Net zero’ carbon targets to tackle climate change

Net zero’ carbon targets to tackle climate change

Net zero emissions’ refers to achieving an overall balance between greenhouse gas emissions produced and greenhouse gas emissions taken out of the atmosphere

How it can be achieved:-
Net-zero emissions will be achieved when all GHG emissions released by humans are counterbalanced by removing GHGs from the atmosphere in a process known as carbon removal.
First and foremost, human-caused emissions (such as those from fossil-fueled vehicles and factories) should be reduced as close to zero as possible. Any remaining GHGs should then be balanced with an equivalent amount of carbon removal, which can happen through things like restoring forests or using direct air capture and storage (DACS) technology.

When Does the World Need to Reach Net-Zero Emissions?

Under the Paris Agreement, countries agreed to limit warming well below 2 degrees C (3.6 degrees F), ideally to 1.5 degrees C (2.7 degrees F). Global climate impacts that are already unfolding under today’s 1.1 degrees C (2 degrees F) of warming — from melting ice to devastating heat waves and more intense storms — show the urgency of minimizing temperature increase.

The latest science suggests that reaching the Paris Agreement’s temperature goals will require reaching net-zero emissions on the following timelines:

In scenarios limiting warming to 1.5 degrees C, carbon dioxide (CO2) needs to reach net-zero between 2044 and 2052, and total GHG emissions must reach net-zero between 2063 and 2068. Reaching net zero earlier in the range avoids a risk of temporarily overshooting 1.5 degrees C. Reaching the top of the range almost guarantees surpassing 1.5 degrees C for some time before it eventually drops down.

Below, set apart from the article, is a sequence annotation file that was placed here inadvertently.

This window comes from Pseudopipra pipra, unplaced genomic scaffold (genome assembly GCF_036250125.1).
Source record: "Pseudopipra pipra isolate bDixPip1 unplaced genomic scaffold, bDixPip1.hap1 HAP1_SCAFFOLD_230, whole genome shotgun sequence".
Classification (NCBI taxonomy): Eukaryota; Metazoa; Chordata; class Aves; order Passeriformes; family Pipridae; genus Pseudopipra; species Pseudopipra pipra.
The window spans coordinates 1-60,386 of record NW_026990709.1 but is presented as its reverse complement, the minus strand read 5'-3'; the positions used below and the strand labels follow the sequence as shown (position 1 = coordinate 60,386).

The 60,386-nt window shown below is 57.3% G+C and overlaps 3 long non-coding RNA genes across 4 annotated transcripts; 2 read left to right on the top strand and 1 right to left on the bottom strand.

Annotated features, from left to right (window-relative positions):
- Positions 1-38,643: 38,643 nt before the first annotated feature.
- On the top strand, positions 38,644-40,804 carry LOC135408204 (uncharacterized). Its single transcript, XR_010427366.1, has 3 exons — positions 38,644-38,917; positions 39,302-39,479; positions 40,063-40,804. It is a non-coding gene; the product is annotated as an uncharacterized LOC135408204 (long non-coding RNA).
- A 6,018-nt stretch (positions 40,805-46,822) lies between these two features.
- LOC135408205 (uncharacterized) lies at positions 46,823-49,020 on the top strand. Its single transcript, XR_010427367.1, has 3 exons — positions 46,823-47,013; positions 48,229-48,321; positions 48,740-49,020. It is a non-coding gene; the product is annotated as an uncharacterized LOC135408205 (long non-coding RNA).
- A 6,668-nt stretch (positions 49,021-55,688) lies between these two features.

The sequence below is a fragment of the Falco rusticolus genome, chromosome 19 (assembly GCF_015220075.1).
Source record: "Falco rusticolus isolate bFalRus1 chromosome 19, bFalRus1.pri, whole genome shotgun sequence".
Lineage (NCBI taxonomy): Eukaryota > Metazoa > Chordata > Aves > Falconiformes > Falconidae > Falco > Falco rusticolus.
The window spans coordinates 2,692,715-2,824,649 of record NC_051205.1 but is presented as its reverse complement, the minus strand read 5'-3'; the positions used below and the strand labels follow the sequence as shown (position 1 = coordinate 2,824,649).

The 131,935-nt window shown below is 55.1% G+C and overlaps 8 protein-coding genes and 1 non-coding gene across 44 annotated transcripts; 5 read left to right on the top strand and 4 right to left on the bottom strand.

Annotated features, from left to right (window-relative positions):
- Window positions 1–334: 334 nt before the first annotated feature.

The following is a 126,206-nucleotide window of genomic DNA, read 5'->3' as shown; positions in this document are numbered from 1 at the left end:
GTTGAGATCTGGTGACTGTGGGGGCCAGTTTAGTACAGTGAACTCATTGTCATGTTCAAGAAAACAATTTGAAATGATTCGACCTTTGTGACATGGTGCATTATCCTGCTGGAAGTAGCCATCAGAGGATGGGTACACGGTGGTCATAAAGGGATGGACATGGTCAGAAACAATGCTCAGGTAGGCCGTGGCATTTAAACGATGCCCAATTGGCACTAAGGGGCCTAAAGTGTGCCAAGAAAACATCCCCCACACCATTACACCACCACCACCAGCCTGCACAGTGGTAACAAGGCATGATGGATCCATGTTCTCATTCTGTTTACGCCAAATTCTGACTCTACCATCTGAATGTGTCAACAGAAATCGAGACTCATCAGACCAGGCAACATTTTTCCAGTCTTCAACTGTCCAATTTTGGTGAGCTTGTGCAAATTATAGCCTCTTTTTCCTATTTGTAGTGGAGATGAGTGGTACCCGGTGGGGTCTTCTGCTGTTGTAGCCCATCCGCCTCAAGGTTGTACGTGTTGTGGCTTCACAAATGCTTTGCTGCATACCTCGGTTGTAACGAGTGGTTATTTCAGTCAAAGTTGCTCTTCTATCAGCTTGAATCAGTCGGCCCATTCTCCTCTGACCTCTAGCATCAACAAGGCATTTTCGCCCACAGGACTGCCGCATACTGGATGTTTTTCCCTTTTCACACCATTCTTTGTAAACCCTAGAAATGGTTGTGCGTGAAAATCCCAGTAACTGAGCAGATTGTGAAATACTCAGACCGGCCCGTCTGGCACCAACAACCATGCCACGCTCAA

In scenarios limiting warming to 2 degrees C, CO2 needs to reach net zero by 2070 (for a 66% likelihood of limiting warming to 2 degrees C) to 2085 (with a 50-66% likelihood). Total GHG emissions must reach net-zero by the end of the century or beyond.
The Special Report on Global Warming of 1.5˚C, from the Intergovernmental Panel on Climate Change (IPCC), finds that if the world reaches net-zero emissions by 2040, the chance of limiting warming to 1.5 degrees C is considerably higher. The sooner emissions peak, and the lower they are at that point, the more realistic achieving net zero becomes.

What Needs to Happen to Achieve Net-Zero Emissions?

Policy, technology and behavior need to happen to achieve this. For example, in pathways to 1.5 degrees C, renewables are projected to supply 70-85% of electricity by 2050. Energy efficiency and fuel-switching measures are critical for transportation. Improving the efficiency of food production, changing dietary choices, halting deforestation, restoring degraded lands and reducing food loss and waste also have significant potential to reduce emissions.

Is the World on Track to Reach Net-Zero Emissions?
Despite the benefits of climate action, progress is happening far too slowly for the world to reach net-zero by mid-century or meet emissions reductions necessary by 2030.

India’s efforts to adapt to climate change

Firstly, India is set to significantly exceed its Paris Agreement commitment of reducing the emission intensity of its GDP by 33-35% below 2005 levels by 2030.

Secondly, India is leading with the roll-out of renewable energy and an expanded target for 450GW by 2030.

Thirdly, It is taking leadership on the International Solar Alliance and recent national hydrogen strategy.

Fourthly, Indian corporates are also stepping up, with the Tata Group winning awards on sustainability, Mahindra committing to net zero by 2040 and Reliance by 2035.

By Mahima Pant

Geography Optional Faculty

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